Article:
The missing one shows why those hard plastic pads are problematic; flat pad and curved stems, the black epoxy was in contact only at the edges of the corners. And yeah, that may have been my vintage, didn’t know what I didn’t know outfitting work.

ImageP9070007 by Mike McCrea, on Flickr

That one needs to replaced with a vinyl pad D-ring.

The hull sports some historic self-adhesive artifacts. Twenty year old Team Springriver decals, and a rainbow of off-set year-after-year permits. No Duckhead sticker. Yet.

ImageP9070009 by Mike McCrea, on Flickr

ImageP9070010 by Mike McCrea, on Flickr

The gel coat is badly oxidized, or something, in the unshaded areas. It kinda looks like owner #2 tried halfheartedly to wax it, maybe in full sunshine. Or it could be old Flood Penetrol, which I know he used on a few boats, or attempted to. Done correctly Flood Penetrol looks good for a while; done incorrectly it goes to white smeary hell very quickly.

The old now-new again owner may not care and I’ll leave that up to him; I’m not a fan of the buffing compound and the elbow grease necessary to revitalize oxidized gel coat. It sure would look really good all buffed out and waxed, hint, hint.

PostPosted: September 13th, 2022, 9:42 am 

Joined: June 28th, 2001, 7:00 pm
Posts: 2588
Location: Freeland, Maryland USA
There were a few things I could turn my attention to meanwhile. Both stems are badly worn, through the gel coat with fabric beginning to show. Fortunately the Voyager has knife-like stems, and 1 ½” Dynel sleeve would provide all of the protection necessary.

ImageP9070013 by Mike McCrea, on Flickr

Two pieces of Dynel sleeve, cut to length (13” bow and 15” stern), some release treated peel ply, the usual mix of West System 105/206 and G/flex epoxy with black pigment, with a bit of graphite powder added later. Taped & papered and ready to go.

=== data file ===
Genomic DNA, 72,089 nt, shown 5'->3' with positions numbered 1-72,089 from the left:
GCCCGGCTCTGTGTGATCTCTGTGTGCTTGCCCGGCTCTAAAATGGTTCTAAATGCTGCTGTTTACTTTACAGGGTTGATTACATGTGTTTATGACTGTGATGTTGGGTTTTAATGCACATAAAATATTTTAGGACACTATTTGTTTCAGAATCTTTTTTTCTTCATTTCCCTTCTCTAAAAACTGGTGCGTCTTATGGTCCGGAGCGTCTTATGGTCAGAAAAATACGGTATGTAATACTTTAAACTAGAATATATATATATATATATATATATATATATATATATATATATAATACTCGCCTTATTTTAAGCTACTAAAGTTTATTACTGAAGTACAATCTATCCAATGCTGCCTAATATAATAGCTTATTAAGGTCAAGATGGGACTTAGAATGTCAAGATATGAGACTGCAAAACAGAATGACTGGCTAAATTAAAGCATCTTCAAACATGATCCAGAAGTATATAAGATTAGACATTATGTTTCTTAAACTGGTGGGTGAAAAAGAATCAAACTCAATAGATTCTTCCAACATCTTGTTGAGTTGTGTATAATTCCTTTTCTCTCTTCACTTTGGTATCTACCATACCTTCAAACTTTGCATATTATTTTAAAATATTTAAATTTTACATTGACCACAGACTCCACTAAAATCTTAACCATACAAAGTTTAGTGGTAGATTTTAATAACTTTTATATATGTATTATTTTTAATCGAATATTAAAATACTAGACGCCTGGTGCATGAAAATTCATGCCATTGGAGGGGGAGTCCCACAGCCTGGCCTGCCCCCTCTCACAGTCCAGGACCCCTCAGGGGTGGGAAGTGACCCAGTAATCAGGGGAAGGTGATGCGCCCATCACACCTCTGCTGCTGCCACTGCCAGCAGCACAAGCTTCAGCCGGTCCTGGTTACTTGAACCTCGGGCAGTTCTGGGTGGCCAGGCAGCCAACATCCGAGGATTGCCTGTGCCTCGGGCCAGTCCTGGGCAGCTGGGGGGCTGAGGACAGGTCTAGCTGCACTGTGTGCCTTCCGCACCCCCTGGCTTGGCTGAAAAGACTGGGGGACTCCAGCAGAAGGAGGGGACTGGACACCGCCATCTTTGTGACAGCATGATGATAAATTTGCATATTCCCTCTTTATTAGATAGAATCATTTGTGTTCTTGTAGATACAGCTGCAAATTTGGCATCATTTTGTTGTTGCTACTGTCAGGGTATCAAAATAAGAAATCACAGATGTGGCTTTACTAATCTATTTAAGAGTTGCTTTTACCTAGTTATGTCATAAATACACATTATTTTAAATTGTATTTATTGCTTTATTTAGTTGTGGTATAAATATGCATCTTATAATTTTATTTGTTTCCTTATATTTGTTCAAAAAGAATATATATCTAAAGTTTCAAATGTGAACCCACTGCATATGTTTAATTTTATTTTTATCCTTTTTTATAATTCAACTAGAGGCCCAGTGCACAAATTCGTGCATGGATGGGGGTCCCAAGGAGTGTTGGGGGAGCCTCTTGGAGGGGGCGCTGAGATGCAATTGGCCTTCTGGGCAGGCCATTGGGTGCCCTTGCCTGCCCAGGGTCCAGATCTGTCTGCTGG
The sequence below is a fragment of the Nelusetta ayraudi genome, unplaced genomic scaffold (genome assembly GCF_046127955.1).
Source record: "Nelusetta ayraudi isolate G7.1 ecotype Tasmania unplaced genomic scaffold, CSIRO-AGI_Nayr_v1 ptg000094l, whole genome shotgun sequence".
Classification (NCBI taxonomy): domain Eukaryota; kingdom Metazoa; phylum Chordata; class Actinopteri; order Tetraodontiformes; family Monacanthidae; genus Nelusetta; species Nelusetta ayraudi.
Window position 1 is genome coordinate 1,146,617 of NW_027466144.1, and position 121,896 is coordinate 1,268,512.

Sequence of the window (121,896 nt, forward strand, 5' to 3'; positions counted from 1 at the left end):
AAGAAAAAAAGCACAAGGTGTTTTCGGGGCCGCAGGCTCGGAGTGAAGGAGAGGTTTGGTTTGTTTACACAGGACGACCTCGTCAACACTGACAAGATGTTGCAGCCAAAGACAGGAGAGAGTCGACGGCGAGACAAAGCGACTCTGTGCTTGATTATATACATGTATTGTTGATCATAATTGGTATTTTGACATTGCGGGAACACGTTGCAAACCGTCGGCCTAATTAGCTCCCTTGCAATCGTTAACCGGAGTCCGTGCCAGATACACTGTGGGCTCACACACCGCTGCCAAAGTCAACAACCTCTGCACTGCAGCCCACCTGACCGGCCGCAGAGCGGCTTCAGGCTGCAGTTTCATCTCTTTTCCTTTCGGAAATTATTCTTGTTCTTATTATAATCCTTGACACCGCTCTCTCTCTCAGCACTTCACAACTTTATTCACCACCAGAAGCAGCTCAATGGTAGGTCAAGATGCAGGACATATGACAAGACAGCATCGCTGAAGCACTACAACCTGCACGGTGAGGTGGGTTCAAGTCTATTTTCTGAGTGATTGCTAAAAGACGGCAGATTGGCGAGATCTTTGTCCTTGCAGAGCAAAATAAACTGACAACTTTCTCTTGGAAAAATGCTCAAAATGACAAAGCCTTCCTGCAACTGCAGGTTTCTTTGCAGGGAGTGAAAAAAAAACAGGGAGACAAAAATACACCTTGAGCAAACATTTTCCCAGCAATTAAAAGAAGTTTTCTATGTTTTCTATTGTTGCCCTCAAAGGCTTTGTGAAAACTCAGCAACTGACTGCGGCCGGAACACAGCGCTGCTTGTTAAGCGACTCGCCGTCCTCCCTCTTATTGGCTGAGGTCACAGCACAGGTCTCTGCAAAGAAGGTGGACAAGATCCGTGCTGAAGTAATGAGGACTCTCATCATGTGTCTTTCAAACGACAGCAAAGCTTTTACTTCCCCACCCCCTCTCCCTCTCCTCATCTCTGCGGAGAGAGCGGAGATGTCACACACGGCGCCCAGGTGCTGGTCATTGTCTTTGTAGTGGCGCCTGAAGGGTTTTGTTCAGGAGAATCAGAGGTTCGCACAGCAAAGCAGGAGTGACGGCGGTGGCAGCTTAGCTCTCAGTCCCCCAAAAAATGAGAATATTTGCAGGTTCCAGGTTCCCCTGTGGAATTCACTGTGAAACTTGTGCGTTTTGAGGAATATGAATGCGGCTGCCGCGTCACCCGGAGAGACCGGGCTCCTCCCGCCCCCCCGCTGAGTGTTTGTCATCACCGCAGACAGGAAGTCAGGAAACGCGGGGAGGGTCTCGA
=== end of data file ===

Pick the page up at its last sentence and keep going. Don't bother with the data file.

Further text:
ImageP9070014 by Mike McCrea, on Flickr

I painted a heavy base layer of the epoxy mix with black pigment inside the tape box, laid and gloved fingers pressed the Dynel sleeve atop and top coated it liberally with the same mix. After that epoxy mix had time to thoroughly soak in and saturate the two layers of Dynel sleeve I added some graphite powder to the mix and painted that on.

ImageP9070016 by Mike McCrea, on Flickr

The graphite powder, even mixed in sparingly, thickens the epoxy mix, and the 105/206 combined with G/flex is already less viscous for sleeve penetration than I would prefer, but I like having some G/flex in the mix if only for the “flex” part.

I wanted decent epoxy saturation first; the two-layer Dynel sleeve, sometimes used for paddle shafts, has a tighter weave than single layer Dynel fabric, and the graphite powder might “plug the holes” and prevent thorough fabric saturation.

Dynel fabric and sleeve (and cord) here. Not available in Canada, although a certain “Paddling Peddler” may still have some left of a quantity that he imported.

I hope the old/new owner is OK with black skid plates. Eh, don’t really care; standard shop rules apply; if it is your canoe, and you are not here while I’m working on it, I’m allowed to make executive decisions.

Wait, if I’m an executive, why am I doing actual work?